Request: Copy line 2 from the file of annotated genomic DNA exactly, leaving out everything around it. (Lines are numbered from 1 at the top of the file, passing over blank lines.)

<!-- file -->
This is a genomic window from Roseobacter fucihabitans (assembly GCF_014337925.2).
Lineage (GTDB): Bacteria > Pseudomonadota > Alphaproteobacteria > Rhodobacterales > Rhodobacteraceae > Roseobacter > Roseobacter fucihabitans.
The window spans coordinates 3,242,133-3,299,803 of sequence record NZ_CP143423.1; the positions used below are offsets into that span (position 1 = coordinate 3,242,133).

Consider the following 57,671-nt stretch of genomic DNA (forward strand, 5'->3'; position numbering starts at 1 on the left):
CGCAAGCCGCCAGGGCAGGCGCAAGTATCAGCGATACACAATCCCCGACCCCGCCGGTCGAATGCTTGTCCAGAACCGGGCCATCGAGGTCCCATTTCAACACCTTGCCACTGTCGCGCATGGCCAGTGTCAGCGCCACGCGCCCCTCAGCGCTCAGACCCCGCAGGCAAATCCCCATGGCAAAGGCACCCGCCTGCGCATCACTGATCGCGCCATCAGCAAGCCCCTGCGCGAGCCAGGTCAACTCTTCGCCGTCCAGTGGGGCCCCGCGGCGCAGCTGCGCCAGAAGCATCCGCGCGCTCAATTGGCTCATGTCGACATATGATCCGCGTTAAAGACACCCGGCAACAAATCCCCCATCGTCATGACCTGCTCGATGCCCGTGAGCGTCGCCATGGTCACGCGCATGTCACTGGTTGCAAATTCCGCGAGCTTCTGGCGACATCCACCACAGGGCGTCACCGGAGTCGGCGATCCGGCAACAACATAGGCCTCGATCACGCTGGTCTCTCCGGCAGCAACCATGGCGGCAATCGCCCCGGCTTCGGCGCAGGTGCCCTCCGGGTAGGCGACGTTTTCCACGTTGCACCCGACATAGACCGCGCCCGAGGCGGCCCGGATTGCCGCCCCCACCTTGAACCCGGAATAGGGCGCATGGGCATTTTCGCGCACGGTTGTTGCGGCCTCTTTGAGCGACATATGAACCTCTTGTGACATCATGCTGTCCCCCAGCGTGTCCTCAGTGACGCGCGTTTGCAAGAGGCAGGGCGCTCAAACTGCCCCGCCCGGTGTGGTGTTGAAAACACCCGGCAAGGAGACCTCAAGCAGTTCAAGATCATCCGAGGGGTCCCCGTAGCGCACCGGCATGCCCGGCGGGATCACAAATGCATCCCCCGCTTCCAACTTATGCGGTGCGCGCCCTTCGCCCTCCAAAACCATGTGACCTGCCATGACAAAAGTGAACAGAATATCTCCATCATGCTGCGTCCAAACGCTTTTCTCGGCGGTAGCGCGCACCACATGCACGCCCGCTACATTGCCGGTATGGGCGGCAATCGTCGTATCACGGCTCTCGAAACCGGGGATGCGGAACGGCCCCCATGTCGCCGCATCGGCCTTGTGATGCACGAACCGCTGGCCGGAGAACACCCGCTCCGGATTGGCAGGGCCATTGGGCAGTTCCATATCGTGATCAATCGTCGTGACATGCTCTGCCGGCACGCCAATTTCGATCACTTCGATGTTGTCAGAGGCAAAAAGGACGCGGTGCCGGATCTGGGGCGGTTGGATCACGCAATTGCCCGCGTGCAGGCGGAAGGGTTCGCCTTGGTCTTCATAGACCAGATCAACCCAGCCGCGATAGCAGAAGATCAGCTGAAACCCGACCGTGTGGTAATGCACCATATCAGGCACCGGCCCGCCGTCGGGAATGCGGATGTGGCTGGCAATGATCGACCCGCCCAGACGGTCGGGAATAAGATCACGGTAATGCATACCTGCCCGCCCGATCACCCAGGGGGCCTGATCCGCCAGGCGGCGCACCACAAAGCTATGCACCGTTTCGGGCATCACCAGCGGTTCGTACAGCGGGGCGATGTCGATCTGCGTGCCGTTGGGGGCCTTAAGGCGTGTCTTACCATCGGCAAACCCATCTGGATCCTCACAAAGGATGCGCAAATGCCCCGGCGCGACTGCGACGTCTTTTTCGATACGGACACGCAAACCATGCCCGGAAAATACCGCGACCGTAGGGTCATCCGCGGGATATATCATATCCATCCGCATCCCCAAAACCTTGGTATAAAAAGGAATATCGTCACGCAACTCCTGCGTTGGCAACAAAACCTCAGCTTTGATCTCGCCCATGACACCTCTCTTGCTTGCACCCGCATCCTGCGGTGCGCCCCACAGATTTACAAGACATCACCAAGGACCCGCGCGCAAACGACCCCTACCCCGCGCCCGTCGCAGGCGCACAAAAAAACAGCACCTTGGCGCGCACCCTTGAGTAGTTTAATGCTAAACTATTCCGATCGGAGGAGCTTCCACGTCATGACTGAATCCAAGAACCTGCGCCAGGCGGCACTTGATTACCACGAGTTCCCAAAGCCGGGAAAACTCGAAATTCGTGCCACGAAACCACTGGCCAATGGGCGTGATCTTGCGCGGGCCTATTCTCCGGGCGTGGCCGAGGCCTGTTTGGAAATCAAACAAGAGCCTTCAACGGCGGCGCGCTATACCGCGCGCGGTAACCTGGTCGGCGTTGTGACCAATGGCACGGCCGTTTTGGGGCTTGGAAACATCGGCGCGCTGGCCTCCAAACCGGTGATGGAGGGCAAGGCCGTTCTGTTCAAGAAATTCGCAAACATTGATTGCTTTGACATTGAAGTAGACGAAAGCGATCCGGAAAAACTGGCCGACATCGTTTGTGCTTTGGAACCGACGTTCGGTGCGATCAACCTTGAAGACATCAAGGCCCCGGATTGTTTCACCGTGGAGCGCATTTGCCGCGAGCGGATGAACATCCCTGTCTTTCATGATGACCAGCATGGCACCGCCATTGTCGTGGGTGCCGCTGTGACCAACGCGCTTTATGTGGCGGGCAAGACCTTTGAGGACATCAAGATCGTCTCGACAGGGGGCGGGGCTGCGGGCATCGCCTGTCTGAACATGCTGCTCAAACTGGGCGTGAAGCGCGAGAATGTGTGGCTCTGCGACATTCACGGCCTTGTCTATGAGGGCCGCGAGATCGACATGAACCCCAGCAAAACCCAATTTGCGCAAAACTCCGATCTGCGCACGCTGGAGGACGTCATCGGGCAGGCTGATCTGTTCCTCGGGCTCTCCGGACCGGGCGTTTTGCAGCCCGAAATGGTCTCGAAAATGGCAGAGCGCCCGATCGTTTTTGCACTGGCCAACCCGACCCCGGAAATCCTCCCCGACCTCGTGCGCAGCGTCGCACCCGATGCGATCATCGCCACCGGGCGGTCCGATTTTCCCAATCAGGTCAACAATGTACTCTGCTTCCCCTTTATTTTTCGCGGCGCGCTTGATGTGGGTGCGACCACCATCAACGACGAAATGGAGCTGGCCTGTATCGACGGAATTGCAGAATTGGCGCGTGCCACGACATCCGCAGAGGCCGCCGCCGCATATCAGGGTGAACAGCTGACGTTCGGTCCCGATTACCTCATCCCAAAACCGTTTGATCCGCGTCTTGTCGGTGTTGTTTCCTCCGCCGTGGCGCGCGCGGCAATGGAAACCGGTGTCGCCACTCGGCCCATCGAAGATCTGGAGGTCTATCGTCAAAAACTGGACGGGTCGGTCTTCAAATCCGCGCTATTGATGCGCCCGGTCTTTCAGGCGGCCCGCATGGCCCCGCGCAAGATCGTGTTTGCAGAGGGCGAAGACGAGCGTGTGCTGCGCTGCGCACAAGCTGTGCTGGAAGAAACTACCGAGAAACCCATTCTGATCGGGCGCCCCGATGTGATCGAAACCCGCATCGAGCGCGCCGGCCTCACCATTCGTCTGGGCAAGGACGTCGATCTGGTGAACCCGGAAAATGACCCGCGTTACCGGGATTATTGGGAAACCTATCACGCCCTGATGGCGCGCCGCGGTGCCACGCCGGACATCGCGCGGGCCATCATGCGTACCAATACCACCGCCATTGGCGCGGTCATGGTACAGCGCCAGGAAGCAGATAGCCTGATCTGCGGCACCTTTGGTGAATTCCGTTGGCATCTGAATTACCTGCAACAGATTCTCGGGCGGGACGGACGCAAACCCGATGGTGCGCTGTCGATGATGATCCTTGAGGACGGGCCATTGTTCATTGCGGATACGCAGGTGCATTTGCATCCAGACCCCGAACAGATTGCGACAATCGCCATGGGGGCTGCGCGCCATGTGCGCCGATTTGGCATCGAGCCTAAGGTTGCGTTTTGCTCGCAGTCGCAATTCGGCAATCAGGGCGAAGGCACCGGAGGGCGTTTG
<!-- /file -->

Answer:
Lineage (GTDB): Bacteria > Pseudomonadota > Alphaproteobacteria > Rhodobacterales > Rhodobacteraceae > Roseobacter > Roseobacter fucihabitans.